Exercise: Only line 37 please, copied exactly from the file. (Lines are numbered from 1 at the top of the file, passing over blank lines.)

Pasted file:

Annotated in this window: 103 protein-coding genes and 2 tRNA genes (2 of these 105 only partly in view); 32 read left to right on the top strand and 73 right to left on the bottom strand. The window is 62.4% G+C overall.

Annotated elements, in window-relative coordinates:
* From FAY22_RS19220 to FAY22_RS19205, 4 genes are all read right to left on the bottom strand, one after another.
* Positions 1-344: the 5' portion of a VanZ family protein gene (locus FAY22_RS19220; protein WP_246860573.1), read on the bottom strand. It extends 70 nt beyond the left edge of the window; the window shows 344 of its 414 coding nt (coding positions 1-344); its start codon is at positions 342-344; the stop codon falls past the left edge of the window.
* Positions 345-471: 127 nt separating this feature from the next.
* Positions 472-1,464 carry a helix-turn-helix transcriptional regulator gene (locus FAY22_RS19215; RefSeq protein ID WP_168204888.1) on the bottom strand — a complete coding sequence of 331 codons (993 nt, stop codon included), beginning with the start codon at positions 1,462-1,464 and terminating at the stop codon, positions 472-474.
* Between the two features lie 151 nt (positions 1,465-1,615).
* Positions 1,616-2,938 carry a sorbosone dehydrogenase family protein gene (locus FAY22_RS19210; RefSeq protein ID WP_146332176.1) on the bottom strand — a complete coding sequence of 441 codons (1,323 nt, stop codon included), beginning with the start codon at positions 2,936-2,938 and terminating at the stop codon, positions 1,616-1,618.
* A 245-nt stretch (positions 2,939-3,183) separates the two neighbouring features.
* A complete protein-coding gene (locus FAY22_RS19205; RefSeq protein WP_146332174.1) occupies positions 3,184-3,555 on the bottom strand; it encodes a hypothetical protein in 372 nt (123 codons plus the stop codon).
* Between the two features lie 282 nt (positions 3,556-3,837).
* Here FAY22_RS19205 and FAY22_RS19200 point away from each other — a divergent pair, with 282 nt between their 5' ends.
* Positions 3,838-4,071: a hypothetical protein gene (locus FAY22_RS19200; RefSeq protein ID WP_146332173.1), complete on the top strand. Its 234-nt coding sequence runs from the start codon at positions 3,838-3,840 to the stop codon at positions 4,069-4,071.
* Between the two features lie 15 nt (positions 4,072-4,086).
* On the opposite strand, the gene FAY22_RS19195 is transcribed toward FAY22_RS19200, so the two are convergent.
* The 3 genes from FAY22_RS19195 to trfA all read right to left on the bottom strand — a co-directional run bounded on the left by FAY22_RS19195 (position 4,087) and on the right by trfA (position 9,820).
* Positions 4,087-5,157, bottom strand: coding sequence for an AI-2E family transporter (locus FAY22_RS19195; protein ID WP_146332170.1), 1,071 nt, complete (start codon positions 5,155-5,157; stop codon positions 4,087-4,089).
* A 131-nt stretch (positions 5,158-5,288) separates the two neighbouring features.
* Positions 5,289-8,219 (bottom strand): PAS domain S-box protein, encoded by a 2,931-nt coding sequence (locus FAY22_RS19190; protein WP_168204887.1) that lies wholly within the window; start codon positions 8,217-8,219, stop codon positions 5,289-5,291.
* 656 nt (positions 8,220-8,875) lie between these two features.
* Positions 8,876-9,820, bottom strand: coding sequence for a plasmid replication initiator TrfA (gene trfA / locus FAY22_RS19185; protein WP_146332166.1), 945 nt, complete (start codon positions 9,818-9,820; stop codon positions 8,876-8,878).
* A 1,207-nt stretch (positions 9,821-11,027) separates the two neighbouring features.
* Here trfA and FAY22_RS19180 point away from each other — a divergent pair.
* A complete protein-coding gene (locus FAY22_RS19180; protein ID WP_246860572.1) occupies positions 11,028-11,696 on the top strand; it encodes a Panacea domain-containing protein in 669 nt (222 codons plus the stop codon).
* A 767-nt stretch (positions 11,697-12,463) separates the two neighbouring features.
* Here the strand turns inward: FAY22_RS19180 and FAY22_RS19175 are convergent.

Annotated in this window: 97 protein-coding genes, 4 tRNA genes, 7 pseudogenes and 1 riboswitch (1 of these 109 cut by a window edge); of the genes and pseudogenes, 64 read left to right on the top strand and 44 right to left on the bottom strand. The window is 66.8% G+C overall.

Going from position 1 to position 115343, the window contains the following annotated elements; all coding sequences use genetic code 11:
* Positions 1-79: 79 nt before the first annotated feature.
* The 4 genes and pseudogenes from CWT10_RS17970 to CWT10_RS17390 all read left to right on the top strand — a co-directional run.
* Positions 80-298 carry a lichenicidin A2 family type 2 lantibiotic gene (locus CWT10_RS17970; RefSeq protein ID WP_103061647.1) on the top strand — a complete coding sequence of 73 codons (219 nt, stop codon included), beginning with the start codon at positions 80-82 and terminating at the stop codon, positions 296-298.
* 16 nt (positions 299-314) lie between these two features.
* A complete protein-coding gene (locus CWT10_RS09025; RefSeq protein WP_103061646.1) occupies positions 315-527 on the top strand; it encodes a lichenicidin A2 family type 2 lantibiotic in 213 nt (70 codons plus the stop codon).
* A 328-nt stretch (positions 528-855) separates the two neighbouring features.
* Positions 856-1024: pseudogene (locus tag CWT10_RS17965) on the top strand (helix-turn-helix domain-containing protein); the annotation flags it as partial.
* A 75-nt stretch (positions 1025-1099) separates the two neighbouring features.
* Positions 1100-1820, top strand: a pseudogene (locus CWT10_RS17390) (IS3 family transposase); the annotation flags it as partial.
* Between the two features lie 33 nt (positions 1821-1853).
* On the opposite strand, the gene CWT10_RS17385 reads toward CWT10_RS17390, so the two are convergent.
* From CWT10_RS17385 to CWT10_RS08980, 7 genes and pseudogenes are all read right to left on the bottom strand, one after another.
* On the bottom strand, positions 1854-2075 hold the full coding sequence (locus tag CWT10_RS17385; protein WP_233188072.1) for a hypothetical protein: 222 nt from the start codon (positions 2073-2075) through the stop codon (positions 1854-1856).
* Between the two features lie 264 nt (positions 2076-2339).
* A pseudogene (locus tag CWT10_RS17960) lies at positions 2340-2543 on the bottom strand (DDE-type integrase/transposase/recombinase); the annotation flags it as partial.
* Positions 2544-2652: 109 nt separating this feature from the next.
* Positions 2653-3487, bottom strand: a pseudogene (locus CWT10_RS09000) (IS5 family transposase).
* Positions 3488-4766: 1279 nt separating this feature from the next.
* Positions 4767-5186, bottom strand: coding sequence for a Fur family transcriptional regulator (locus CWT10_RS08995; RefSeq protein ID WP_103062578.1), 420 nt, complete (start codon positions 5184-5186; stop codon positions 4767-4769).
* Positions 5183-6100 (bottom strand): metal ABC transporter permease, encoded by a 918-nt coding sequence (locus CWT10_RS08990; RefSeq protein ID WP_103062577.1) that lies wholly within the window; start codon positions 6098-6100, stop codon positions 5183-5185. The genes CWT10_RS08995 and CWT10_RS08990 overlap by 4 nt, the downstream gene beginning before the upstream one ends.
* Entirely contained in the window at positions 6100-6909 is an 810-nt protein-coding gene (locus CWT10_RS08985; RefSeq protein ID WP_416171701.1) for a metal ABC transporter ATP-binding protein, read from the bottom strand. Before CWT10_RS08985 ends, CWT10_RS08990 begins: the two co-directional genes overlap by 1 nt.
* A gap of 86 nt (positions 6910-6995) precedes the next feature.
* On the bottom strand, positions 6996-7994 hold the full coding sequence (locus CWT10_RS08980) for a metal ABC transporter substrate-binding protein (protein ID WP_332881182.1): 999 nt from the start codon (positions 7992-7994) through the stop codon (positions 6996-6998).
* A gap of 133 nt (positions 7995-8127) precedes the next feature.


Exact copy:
* Positions 1100-1820, top strand: a pseudogene (locus CWT10_RS17390) (IS3 family transposase); the annotation flags it as partial.